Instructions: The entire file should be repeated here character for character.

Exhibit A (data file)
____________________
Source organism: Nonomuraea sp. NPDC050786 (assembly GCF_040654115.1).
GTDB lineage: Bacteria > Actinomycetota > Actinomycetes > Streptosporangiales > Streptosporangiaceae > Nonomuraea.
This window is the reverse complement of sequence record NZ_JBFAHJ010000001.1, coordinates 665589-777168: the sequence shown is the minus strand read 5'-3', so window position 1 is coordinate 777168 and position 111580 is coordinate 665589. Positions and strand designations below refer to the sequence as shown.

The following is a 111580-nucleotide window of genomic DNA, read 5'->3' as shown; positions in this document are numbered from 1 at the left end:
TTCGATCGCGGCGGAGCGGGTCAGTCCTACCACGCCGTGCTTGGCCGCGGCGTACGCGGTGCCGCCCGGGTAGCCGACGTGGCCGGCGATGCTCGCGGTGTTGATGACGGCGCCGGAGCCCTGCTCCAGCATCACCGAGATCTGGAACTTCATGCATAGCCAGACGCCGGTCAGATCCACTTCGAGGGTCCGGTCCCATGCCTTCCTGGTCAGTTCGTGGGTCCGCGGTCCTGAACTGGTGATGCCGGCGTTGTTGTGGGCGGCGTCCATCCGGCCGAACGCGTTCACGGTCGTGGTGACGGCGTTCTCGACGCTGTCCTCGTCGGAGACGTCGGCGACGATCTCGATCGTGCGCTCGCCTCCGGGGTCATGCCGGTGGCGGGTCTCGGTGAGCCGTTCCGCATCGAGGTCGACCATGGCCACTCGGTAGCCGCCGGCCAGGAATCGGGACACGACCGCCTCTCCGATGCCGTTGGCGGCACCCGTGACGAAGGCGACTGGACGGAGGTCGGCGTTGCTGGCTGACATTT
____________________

Source organism: Nonomuraea sp. NPDC050786 (assembly GCF_040654115.1).
GTDB lineage: Bacteria > Actinomycetota > Actinomycetes > Streptosporangiales > Streptosporangiaceae > Nonomuraea.
This window is the reverse complement of sequence record NZ_JBFAHJ010000001.1, coordinates 665589-777168: the sequence shown is the minus strand read 5'-3', so window position 1 is coordinate 777168 and position 111580 is coordinate 665589. Positions and strand designations below refer to the sequence as shown.

The following is a 111580-nucleotide window of genomic DNA, read 5'->3' as shown; positions in this document are numbered from 1 at the left end:
TTCGATCGCGGCGGAGCGGGTCAGTCCTACCACGCCGTGCTTGGCCGCGGCGTACGCGGTGCCGCCCGGGTAGCCGACGTGGCCGGCGATGCTCGCGGTGTTGATGACGGCGCCGGAGCCCTGCTCCAGCATCACCGAGATCTGGAACTTCATGCATAGCCAGACGCCGGTCAGATCCACTTCGAGGGTCCGGTCCCATGCCTTCCTGGTCAGTTCGTGGGTCCGCGGTCCTGAACTGGTGATGCCGGCGTTGTTGTGGGCGGCGTCCATCCGGCCGAACGCGTTCACGGTCGTGGTGACGGCGTTCTCGACGCTGTCCTCGTCGGAGACGTCGGCGACGATCTCGATCGTGCGCTCGCCTCCGGGGTCATGCCGGTGGCGGGTCTCGGTGAGCCGTTCCGCATCGAGGTCGACCATGGCCACTCGGTAGCCGCCGGCCAGGAATCGGGACACGACCGCCTCTCCGATGCCGTTGGCGGCACCCGTGACGAAGGCGACTGGACGGAGGTCGGCGTTGCTGGCTGACATTT